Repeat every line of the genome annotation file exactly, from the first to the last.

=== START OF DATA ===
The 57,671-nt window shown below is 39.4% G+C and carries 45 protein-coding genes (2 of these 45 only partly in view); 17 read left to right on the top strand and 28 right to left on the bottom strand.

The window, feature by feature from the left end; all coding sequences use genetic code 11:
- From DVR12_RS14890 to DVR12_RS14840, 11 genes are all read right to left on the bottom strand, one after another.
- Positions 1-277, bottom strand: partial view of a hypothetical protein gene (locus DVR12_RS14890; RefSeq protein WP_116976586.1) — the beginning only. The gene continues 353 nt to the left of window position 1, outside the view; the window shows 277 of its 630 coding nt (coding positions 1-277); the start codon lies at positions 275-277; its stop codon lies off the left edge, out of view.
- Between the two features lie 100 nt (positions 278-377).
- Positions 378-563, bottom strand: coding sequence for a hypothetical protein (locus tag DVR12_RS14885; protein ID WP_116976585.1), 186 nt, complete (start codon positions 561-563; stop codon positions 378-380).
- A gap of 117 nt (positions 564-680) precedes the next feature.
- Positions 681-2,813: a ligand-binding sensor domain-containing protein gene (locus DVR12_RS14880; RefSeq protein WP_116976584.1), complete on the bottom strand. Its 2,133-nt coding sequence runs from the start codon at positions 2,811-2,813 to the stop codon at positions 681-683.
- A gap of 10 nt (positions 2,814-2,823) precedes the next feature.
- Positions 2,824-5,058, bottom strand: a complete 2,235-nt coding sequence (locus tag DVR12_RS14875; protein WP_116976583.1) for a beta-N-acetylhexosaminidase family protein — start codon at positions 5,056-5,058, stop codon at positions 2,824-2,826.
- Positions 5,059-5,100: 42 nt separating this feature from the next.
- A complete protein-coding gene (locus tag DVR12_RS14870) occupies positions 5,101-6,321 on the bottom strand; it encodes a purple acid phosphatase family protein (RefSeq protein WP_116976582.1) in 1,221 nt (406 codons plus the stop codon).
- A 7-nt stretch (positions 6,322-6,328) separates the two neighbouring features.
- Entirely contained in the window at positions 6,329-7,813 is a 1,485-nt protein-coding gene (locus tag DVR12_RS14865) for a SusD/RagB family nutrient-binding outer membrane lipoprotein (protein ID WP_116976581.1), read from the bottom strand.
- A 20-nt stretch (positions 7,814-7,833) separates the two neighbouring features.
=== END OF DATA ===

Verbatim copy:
The 57,671-nt window shown below is 39.4% G+C and carries 45 protein-coding genes (2 of these 45 only partly in view); 17 read left to right on the top strand and 28 right to left on the bottom strand.

The window, feature by feature from the left end; all coding sequences use genetic code 11:
- From DVR12_RS14890 to DVR12_RS14840, 11 genes are all read right to left on the bottom strand, one after another.
- Positions 1-277, bottom strand: partial view of a hypothetical protein gene (locus DVR12_RS14890; RefSeq protein WP_116976586.1) — the beginning only. The gene continues 353 nt to the left of window position 1, outside the view; the window shows 277 of its 630 coding nt (coding positions 1-277); the start codon lies at positions 275-277; its stop codon lies off the left edge, out of view.
- Between the two features lie 100 nt (positions 278-377).
- Positions 378-563, bottom strand: coding sequence for a hypothetical protein (locus tag DVR12_RS14885; protein ID WP_116976585.1), 186 nt, complete (start codon positions 561-563; stop codon positions 378-380).
- A gap of 117 nt (positions 564-680) precedes the next feature.
- Positions 681-2,813: a ligand-binding sensor domain-containing protein gene (locus DVR12_RS14880; RefSeq protein WP_116976584.1), complete on the bottom strand. Its 2,133-nt coding sequence runs from the start codon at positions 2,811-2,813 to the stop codon at positions 681-683.
- A gap of 10 nt (positions 2,814-2,823) precedes the next feature.
- Positions 2,824-5,058, bottom strand: a complete 2,235-nt coding sequence (locus tag DVR12_RS14875; protein WP_116976583.1) for a beta-N-acetylhexosaminidase family protein — start codon at positions 5,056-5,058, stop codon at positions 2,824-2,826.
- Positions 5,059-5,100: 42 nt separating this feature from the next.
- A complete protein-coding gene (locus tag DVR12_RS14870) occupies positions 5,101-6,321 on the bottom strand; it encodes a purple acid phosphatase family protein (RefSeq protein WP_116976582.1) in 1,221 nt (406 codons plus the stop codon).
- A 7-nt stretch (positions 6,322-6,328) separates the two neighbouring features.
- Entirely contained in the window at positions 6,329-7,813 is a 1,485-nt protein-coding gene (locus tag DVR12_RS14865) for a SusD/RagB family nutrient-binding outer membrane lipoprotein (protein ID WP_116976581.1), read from the bottom strand.
- A 20-nt stretch (positions 7,814-7,833) separates the two neighbouring features.